Hazardous Activities: These are activities that, if participated in may make you ineligible for coverage from the insurance carrier. Examples include, but are not limited to scuba diving, jet, snow, and water skiing, snow boarding, hang gliding, skydiving, paragliding, bungee jumping, mountain climbing, and amateur racing. Be sure to check the specific insurance company details and / or brochure for exact specifics.
HIV Consent Form: A required form completed by the applicant and submitted with the application for insurance. The form discloses to the applicant that the insurance company may test for the presence of HIV in the applicant's blood. By signing...
Home Office: The headquarters of an insurance company.
Home Office Urine Specimen (HOS): A full-screen urine test that an insurance company may require of applicants during the underwriting process...
Health Benefit Plan: The health insurance product offered by a health plan.
Health Maintenance Organization (HMO): A legal entity that provides or arranges for a comprehensive range of basic and supplemental health care services...
Hearing Services: The study, examination, and treatment of defects and diseases of the ear, by inspection, medical treatment and/or devices.
Home Health Care: Medical care provided by trained personnel...
Hospice: A program that provides care to the terminally ill.
Hospital: A facility which is licensed by the proper authority in the jurisdiction in which they are located and provides inpatient services for the care and treatment of patients.
Insurance Tip #16
One of the most controversial questions in debates over medical confidentiality is whether patients should have the right to keep their genetic information private. Over the past several years, scientists have made rapid progress in analyzing blood to determine the functions of genes, the tiny bits of information in cells that make up a person's physical blueprint. In addition to identifying genetic mutations that mean that a person is almost certain to develop a disease, scientists have also pinpointed gene defects that mean that a person is merely at higher risk to develop conditions such as heart disease and cancers of the colon, breast and ovaries. As the functions of genes are discovered, tests are developed to determine whether individuals have specific genetic mutations. Genetic tests are now available for more than 400 diseases.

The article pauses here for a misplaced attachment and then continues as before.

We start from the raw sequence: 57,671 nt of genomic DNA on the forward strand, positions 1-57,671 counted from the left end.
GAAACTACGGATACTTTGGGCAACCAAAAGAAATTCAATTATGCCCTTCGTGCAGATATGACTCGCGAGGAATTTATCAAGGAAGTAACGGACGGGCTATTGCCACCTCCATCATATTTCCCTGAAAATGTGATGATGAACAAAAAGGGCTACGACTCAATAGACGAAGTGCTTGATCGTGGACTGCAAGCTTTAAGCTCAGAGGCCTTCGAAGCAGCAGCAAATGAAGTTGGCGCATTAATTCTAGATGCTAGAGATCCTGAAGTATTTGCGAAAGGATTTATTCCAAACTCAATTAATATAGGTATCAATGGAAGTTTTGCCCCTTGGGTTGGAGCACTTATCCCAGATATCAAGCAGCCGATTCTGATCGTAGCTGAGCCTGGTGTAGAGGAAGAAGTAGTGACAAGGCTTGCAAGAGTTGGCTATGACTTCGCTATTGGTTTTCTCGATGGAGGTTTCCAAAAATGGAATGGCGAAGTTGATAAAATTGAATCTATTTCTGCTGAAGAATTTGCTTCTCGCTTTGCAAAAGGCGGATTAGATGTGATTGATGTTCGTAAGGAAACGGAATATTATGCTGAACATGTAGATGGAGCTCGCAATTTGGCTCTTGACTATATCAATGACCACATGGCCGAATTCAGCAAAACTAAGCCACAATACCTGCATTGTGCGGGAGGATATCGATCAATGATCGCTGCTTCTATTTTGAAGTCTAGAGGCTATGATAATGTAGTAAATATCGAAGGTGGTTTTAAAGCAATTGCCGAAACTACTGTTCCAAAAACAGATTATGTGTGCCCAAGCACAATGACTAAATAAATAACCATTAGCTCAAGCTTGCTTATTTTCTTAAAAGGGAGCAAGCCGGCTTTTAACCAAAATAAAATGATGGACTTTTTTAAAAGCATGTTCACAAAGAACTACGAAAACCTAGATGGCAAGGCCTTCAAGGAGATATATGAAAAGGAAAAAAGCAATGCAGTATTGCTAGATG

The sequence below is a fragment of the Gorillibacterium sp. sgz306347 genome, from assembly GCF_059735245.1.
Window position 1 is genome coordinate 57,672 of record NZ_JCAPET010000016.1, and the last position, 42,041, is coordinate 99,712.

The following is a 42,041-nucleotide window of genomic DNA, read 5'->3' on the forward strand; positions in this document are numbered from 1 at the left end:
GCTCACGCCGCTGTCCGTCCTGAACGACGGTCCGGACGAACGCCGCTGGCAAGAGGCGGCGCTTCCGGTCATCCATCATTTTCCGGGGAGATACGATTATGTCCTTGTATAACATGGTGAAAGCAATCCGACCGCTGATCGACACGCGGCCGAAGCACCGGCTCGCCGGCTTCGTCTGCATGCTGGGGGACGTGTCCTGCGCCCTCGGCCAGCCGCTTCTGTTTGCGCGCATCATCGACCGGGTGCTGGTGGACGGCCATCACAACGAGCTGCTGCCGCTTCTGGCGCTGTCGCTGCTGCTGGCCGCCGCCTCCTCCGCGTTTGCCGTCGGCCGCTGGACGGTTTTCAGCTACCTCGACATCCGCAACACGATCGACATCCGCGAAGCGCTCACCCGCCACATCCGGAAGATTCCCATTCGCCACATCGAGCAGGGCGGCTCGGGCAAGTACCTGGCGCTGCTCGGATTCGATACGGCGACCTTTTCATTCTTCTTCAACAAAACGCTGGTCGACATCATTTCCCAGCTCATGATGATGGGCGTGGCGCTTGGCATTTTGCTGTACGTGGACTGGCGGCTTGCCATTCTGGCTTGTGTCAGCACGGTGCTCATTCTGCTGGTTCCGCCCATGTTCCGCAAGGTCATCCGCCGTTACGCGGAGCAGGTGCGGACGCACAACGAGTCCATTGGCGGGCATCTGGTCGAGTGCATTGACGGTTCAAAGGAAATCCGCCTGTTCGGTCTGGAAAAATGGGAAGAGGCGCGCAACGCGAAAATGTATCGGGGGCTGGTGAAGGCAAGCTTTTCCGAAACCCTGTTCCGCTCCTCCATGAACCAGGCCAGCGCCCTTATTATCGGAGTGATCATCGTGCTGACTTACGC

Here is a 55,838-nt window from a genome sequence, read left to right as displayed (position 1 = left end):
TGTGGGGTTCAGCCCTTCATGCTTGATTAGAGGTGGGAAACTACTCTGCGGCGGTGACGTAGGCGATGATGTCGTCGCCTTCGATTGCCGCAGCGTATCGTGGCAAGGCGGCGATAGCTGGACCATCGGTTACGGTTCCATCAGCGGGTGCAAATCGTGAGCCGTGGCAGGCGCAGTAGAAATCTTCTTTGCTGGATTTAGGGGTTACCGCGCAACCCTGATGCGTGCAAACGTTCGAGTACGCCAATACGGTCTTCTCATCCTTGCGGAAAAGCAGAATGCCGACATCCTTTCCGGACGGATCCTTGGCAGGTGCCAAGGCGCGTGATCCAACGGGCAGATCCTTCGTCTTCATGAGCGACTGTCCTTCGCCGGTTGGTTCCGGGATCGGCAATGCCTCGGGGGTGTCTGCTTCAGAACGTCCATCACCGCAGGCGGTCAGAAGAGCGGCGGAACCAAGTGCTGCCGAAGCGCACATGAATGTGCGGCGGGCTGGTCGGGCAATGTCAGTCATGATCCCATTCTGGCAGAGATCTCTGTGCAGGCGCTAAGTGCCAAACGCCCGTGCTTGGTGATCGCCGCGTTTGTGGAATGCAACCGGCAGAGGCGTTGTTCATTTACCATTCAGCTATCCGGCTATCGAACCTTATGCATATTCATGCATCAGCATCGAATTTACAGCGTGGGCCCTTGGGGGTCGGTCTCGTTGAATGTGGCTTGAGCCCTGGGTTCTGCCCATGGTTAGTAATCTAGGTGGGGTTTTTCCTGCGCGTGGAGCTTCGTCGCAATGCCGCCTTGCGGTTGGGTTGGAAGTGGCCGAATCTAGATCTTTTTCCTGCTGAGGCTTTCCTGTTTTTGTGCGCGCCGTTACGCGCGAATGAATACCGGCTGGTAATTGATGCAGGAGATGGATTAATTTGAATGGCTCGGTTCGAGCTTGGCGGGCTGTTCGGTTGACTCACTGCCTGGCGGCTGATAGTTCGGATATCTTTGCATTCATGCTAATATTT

While genetic tests can be useful, especially for individuals who know that they have a family history of disease and want to take preventive measures, their results are far from clear cut in all cases. A positive test for the BRCA mutation, a defect associated with breast and ovarian cancer, does not mean that a woman will definitely develop cancer, nor does a negative test mean that she will not develop it. Evolving scientific knowledge has complicated the matter. Until 1997, for example, scientists believed that a positive BRCA test meant that a woman would probably develop cancer at some point; experts now believe the risk to be much lower.
Health, life and disability insurance companies, which must assess each individual's health risks when selling policies, have seized on genetic tests as a way to identify individuals who are likely to incur high treatment costs. Even though most positive genetic tests do not mean that a person will develop a particular disease, many insurers believe that a test that indicates a predisposition to disease is a valid enough reason to avoid insuring someone.